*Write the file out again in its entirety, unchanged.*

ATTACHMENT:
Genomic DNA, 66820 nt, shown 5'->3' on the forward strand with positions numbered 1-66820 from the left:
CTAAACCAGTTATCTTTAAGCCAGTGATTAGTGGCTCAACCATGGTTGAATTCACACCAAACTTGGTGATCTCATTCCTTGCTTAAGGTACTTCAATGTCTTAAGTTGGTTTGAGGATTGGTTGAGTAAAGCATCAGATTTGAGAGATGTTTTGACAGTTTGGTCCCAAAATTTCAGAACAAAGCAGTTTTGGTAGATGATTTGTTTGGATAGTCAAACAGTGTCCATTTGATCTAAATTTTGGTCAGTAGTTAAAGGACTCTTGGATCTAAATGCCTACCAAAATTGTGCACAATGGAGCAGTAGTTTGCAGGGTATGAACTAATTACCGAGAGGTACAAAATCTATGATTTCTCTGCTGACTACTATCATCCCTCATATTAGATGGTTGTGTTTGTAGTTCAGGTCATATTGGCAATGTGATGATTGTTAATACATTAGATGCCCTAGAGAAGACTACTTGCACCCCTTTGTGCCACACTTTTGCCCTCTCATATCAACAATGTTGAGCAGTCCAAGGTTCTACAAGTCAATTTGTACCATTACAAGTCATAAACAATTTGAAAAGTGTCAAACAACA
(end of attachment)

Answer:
Genomic DNA, 66820 nt, shown 5'->3' on the forward strand with positions numbered 1-66820 from the left:
CTAAACCAGTTATCTTTAAGCCAGTGATTAGTGGCTCAACCATGGTTGAATTCACACCAAACTTGGTGATCTCATTCCTTGCTTAAGGTACTTCAATGTCTTAAGTTGGTTTGAGGATTGGTTGAGTAAAGCATCAGATTTGAGAGATGTTTTGACAGTTTGGTCCCAAAATTTCAGAACAAAGCAGTTTTGGTAGATGATTTGTTTGGATAGTCAAACAGTGTCCATTTGATCTAAATTTTGGTCAGTAGTTAAAGGACTCTTGGATCTAAATGCCTACCAAAATTGTGCACAATGGAGCAGTAGTTTGCAGGGTATGAACTAATTACCGAGAGGTACAAAATCTATGATTTCTCTGCTGACTACTATCATCCCTCATATTAGATGGTTGTGTTTGTAGTTCAGGTCATATTGGCAATGTGATGATTGTTAATACATTAGATGCCCTAGAGAAGACTACTTGCACCCCTTTGTGCCACACTTTTGCCCTCTCATATCAACAATGTTGAGCAGTCCAAGGTTCTACAAGTCAATTTGTACCATTACAAGTCATAAACAATTTGAAAAGTGTCAAACAACA